Operating Cashflow are higher than Netincome?

The criterion evaluates whether a company generates more cash from operations than it reports as net income. It indicates strong earnings quality.

Historical accruals of Snap-on (SNA)

During 2023, Snap-on (SNA) showcased an operating cash flow of $1,154.2 million compared to a net income of $1,011.1 million. This demonstrates a favorable ratio as operating cash flow exceeds net income, indicating efficient earnings quality. Historically, Snap-on has experienced a discernible trend in improving operating cash flows vis-a-vis net income. Each year, we observe closely aligned figures, suggesting robust financial health. For 2023, Snap-on secures a full point, reinforcing a positive indicator in the Piotroski F-Score evaluation.

Liquidity of Snap-on (SNA)

Leverage is declining?

Change in Leverage measures how much a company's debt levels have changed over a period of time. A decreasing leverage implies the company is reducing its debt relative to its equity, which generally indicates a healthier financial position.

Historical leverage of Snap-on (SNA)

In the case of Snap-on (SNA), the leverage has decreased from 0.1762 in 2022 to 0.1642 in 2023, an improvement in financial stability. Over the past 20 years, Snap-on has shown fluctuations but generally managed to maintain and reduce its leverage, reflecting prudence in debt management. Hence, according to Piotroski's criteria, Snap-on scores 1 on this front, indicating a positive trend towards fiscal responsibility.

Current Ratio is growing?

The Current Ratio measures a company's ability to cover its short-term liabilities with its short-term assets. An increasing ratio indicates stronger liquidity and financial health.

Historical Current Ratio of Snap-on (SNA)

Snap-on's Current Ratio increased from 3.4674 in 2022 to 3.8785 in 2023, earning it 1 point in the Piotroski Analysis. This is a strong indicator of improved liquidity and prudent financial management. Over the last 20 years, Snap-on has continuously maintained a higher current ratio than the industry median, showcasing its superior financial positioning. For example, the industry median in 2023 was 2.456, significantly lower than Snap-on’s ratio. High current ratios have generally ranged between 1.776 and 3.8785 for Snap-on, consistently staying above the industry median, which ranged from 1.9519 to 2.456 during the same period. This trend underlines the company's focused efforts in maintaining ample liquidity to meet its short-term obligations.

Number of shares not diluted?

The change in shares outstanding is a measure used to assess whether a company is diluting its shareholders' equity. A decrease in outstanding shares often signals share buybacks, which can be a positive sign for existing shareholders.

Historical outstanding shares of Snap-on (SNA)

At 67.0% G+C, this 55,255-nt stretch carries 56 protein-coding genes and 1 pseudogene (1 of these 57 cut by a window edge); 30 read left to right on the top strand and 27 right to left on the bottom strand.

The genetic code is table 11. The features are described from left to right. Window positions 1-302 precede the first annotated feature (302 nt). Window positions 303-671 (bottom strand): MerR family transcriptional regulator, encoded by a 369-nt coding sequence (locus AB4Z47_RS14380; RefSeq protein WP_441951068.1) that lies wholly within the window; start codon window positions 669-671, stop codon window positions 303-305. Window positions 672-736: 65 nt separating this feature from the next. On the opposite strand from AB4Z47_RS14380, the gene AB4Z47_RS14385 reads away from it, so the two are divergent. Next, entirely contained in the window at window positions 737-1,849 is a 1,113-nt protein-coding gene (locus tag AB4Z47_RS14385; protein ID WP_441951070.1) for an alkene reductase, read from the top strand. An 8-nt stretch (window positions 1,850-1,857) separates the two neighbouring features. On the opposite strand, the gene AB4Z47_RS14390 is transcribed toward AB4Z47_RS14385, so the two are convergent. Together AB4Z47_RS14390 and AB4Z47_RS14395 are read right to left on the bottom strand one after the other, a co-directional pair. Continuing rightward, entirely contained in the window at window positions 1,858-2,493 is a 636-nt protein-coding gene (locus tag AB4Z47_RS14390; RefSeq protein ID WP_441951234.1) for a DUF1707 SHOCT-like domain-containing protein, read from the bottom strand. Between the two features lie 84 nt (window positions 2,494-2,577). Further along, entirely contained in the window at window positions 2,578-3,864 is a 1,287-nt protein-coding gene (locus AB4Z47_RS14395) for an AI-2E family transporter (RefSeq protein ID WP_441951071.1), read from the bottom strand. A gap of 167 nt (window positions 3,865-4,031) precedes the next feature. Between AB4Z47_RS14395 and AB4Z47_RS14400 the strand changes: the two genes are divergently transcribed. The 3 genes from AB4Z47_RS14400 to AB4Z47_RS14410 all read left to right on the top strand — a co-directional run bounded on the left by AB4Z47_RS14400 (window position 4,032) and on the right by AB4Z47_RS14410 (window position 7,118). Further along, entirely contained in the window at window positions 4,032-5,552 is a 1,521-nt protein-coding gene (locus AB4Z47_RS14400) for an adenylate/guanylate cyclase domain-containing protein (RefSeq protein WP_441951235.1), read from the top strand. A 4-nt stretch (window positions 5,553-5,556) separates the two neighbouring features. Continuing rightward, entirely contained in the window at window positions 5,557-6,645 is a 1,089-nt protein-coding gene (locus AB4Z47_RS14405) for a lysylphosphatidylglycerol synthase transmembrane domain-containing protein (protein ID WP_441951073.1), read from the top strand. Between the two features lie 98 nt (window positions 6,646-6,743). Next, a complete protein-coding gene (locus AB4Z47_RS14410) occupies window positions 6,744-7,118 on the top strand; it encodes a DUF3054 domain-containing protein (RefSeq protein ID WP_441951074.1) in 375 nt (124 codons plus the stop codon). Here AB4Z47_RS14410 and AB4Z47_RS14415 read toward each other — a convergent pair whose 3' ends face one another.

For Snap-on (SNA), the outstanding shares have decreased from 53,200,000 in 2022 to 52,900,000 in 2023, thus showing a reduction of 300,000 shares. This decrease means that there are fewer shares available in the market, indicating that Snap-on may be engaging in share buybacks. Historically, over the last 20 years, the number of outstanding shares has shown a general decline, especially from 2015 onwards, where shares outstanding dropped from 59,100,000 to the current 52,900,000. This trend is typically considered positive as it means existing shareholders own a larger portion of the company. Therefore, for this criterion, we add 1 point, reflecting a favorable outcome.

Operating of Snap-on (SNA)

Cross Margin is growing?

Change in Gross Margin compares the Gross Margin ratio between two periods to identify profitability trends. An increased gross margin indicates the company is managing its production costs effectively and generating more revenue from sales.

Historical gross margin of Snap-on (SNA)

The Gross Margin for Snap-on (SNA) increased from 0.5053 in 2022 to 0.5128 in 2023, showing a positive trend in profitability. This increase signifies the company's efficiency in cost management and revenue generation. With a consistent rise over the past two decades, from 0.432 in 2003, Snap-on's gross margin has been outperforming the industry median, which was 0.322 in 2023. This points to superior operational performance and a sustained competitive advantage in the market. Thus, Snap-on earns 1 point for this criterion.

Asset Turnover Ratio is growing?

The Asset Turnover criterion evaluates how efficiently a company uses its assets to generate sales. A higher ratio indicates better performance.

Historical asset turnover ratio of Snap-on (SNA)

The Asset Turnover for Snap-on (SNA) has decreased slightly from 0.7053 in 2022 to 0.7037 in 2023. This increment is marginal, dropping Snap-on's score for this criterion to 0 points. Over the last two decades, the ratio shows a progressive decline from 1.0808 in 2003 to its current levels, which brings concern to efficiency in asset utilization. This trend signals the need for strategic measures to enhance operational efficiency to recapture past levels.